Skoll Foundation


Citizen Schools

Skoll Entrepreneur(s): Eric Schwarz
Award Year: 2005
Focus Area(s) Addressed: Education and Economic Opportunity

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Eric Schwarz’s professional experience as a fellow at Harvard’s Kennedy School of Government and a manager at City Year focused his attention on the crisis in public education in the U.S. He recognized that American students spend 80% of their waking hours outside of school and yet only 2% of public funding supports out-of-school programs. He founded Citizen Schools to transform after-school programs from an afterthought to a powerful element of authentic, large-scale education reform. The organization’s program for low-income middle school students includes hands-on learning, discovery, teamwork and fun — in school buildings, led by professional educators and staffed by volunteer Citizen Teachers. In Sept. 2014, Steven Maze Rothstein became Chief Executive Officer and Schwarz said he plans to pursue entrepreneurial opportunities in the higher education area and will stay engaged with Citizen Schools as an adviser.


  • On Sept. 2, 2014, Eric released his bookThe Opportunity Equation: How Citizen Teachers are Combating the Achievement Gap in America’s Schools, which he calls a “call to action to citizens across the country to get active in addressing our nation’s growing opportunity and achievement gaps” and tells his and Citizen Schools’ story.
  •  In the 2013-2014 academic year, the nonprofit served over 4,900 students and engaged 240 AmeriCorps Teaching Fellows and over 5,000 volunteer teachers.
  • By Oct. 2014, Citizen Schools had partnered with underserved public middle schools across 14 school districts in seven states to dramatically expand the learning day by 400 hours each academic year.Twenty-two of those schools are participating in year three of the organization’s national ELT initiative.
  • In 2013 at CGI America, President Clinton announced that US2020, a new initiative that aims to engage one million science, technology, engineering, and math (STEM) professionals by the year 2020, will launch a city competition to increase the amount of STEM mentoring in communities nationally. US2020 will be incubated within Citizen Schools, and will become a standalone non-profit entity in 2014.
  • In late 2012, they announced the results of the organization’s second year of a three-year national expanded learning time (ELT) pilot initiative. Before ELT, Citizen Schools’ partner schools made no or minimal progress on building proficiency on state tests. The U.S. Department of Education standard for successful school turnaround is an increase of 10 percentage points in proficiency within three years.  The Citizen Schools’ ELT cumulative gain in proficiency over years 1 and 2 of the ELT initiative is 10.4 percentage points, meeting the standard for successful school turnaround in just two years.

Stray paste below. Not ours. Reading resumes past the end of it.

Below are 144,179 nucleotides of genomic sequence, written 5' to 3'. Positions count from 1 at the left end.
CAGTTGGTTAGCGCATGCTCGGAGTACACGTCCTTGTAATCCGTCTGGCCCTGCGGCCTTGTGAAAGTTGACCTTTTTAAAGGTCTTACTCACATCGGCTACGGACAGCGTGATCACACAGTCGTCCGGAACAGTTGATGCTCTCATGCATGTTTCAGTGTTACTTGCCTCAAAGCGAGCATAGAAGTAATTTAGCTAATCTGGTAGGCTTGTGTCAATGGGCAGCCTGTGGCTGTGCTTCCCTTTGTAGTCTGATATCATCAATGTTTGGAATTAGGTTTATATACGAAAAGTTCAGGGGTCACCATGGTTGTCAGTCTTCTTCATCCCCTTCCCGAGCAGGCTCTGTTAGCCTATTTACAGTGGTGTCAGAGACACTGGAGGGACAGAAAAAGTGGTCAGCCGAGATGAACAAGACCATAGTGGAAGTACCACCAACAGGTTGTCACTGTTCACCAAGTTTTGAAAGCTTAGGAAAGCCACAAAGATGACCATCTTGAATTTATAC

• The program produces measurable success. While 33 percent of eighth-graders around the country say they are interested in STEM (science, technology, engineering, mathematics) careers, 80 percent of students who participate in a STEM apprenticeship through Citizen Schools say they are interested in STEM careers.
  • Citizen Schools’ network has grown from a one pilot site serving 63 students to a seven-state network with 37 sites serving 4,500 students. Over the next four years, Citizen Schools will partner with 20-25 schools that serve 10,000-12,500 students in 8-10 districts to adopt an Expanded Learning Time model.
  • Citizen Schools alumni attend 7 weeks more high school than their peers.
  • 9 out of 10 Citizen Schools alumni passed state exit exams in math and English.
  • In 2009, external evaluation results conducted by Policy Studies Associates demonstrated that Citizen Schools is effective in engaging at-risk middle-school students and building a bridge to high school. For the cohort of Citizen Schools students whose graduation status is available, 75% graduated from high school in 4 years, compared to 58% for the district overall.
  • In 2009, Citizen Schools played a large role in encouraging Congress to pass the Edward M. Kennedy Serve America Act. In addition, Citizen Schools worked closely with the office of the late Senator Kennedy on legislation introduced this past summer to expand the learning day and involve community partners in that effort.
  • Learn more:

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